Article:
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Letter from John Adams to Abigail Adams, 8 January 1793

My Dearest Friend

Your kind Letters of Decr. 23. [Abigail to John, 23 December 1792] and 29 [Abigail to John, 29 December 1792] , arrived Yesterday by the Post.

You Seem disposed to write to me on the Subject of a late Election and therefore I Suppose a little Egotism from me will not be very disgusting to you. You expected half the Votes from the other five States one of them only, S. C. has vouchsafed me a Vote. V. N.C. G. K. and N.Y. appear to have been wholly governed by the Section Poissoniere, in this Election. There is no End of the Fictions and Falshoods which were propagated and not contradicted in those remote States. I will tell you one from the Mouth of Mr. Lear. A Mr. Basset I think who married a Sister of Mrs. Washingtons told the President, that it was propagated and believed in Virginia that the Vice President was always in Opposition to the President, and that all the Opposition which was ever made to him in Senate originated with the V.P.. The President answered his Brother in Law that as to Some Things which had been reported he could Say nothing because he knew nothing. But this he could Say and would Say was a Lie for to his Knowledge so far from opposing him in Senate, the V.P. [Vice President] had always Supported him.

Another Anecdote I have from Judge Cushing and his Lady, who dined at Richmond in Company with Patrick Henry, Arthur Lee, and many other Gentlemen Young and

old on the 5th of December the day of the Election. Patrick Henry was pleased to harrangue upon my subject. He had formerly had the Pleasure of an agreable Acquaintance with Mr. Adams and had an Esteem and regard from him, but he was much surprized and very Sorry to find that he had written and published such Books and then went on to preach against the Books, and proved only that he knew nothing about them. Judge Cushing perceiving this asked him dryly if he had read those Volumes? He answered No. Cushing recommended them to his Perusal. No he was too old to read so extensive a Work as three Volumes. He took his Account of them he Said from those young Gentlemen pointing to some in Company; Some of whom then Spoke up, and said they had read the Work or some Part of it, when they were Boys at Colledge, and despized and abhorred it. Arthur Lee then Spoke up and Said "They must have been Boys then, for it was the Work of the greatest Genius that had ever been written in this Country." These last dying Words of my Friend Arthur Lee, very tenderly affected me, both as proofs of his Independence and his personal Friendship.

Trumbull the Painter, was lately in Company with Mr. Giles at Miss Nancy Allens. Giles was pleased to entertain, Such a Company with grave observations upon my poor Books and discovered, to Trumbull, who had read them, his total Ignorance of them. Trumbull heard him, till he was tired and then Shrewdly asked permission of Mr. Giles to ask him a Simple Question. "Pray Mr. Giles have you ever read those Volumes of Mr. Adams?"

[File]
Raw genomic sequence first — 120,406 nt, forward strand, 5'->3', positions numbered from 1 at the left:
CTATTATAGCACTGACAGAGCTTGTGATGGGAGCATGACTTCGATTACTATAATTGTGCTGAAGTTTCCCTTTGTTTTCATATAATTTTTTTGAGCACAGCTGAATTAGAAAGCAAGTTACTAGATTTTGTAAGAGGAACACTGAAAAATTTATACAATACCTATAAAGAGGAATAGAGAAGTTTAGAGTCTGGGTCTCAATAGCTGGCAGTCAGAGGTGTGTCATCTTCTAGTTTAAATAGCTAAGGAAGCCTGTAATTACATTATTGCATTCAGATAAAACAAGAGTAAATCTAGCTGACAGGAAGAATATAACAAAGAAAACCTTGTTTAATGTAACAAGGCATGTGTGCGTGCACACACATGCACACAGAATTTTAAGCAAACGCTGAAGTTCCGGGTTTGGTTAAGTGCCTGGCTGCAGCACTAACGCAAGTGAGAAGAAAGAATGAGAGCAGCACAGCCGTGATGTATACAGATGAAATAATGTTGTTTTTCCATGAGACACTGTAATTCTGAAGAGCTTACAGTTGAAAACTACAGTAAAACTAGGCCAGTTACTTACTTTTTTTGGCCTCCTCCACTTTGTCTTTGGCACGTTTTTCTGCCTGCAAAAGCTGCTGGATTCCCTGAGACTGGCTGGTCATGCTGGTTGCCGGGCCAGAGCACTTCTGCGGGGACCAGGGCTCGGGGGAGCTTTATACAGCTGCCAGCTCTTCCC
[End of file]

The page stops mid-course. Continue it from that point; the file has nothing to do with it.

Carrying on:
Giles taken by Surprize with an unexpected Question, had too much Conscience to prevaricate, blushed, hesitated, Stammered, and at last confessed, No he had not read them, but he had seen Accounts of them in the public Papers and had read Extracts. Then Says Trumbull, I insist upon it, Giles, you have no right to give your Opinion of those Books. The two first Volumes are Facts and Authorities. The last is Reasoning upon them. You can therefore have no Idea of the work without reading all three. Nancy Allen turned round to Mr. Giles "I hope Says She Mr. Giles that all your Opinions are not taken up with so much Levity and upon so little foundation!!!" This story I have from Trumbull himself. I mention Names to you but you will use them with Discretion.

These Anecdotes show the real Genius of this enlightened Age. Such is a great part of the Light, which We boast of So much.

I expect however to be restored to the good Opinion of my Fellow Citizens in Virginia. Mr. Vaughan of this Town has recd. orders from a Correspondent in the ancient Dominion to send him a Dozen setts of "The Defence." When the Books shall be read they will vindicate themselves. I wish some one would give some Account of the french Translation and its Notes.

An Election is a Lottery and so is hereditary descent. If foul play is used with a Lottery it is fraud. Much of this there has been and more and more their will be.

J. A.

[Endorsement -- see page image]

Cite web page as: Letter from John Adams to Abigail Adams, 8 January 1793 [electronic edition]. Adams Family Papers: An Electronic Archive. Massachusetts Historical Society. http://www.masshist.org/digitaladams/
Original manuscript: Adams, John. Letter from John Adams to Abigail Adams, 8 January 1793. 4 pages. Original manuscript from the Adams Family Papers, Massachusetts Historical Society.
Source of transcription: Adams Papers Editorial Project. Unverified transcriptions.
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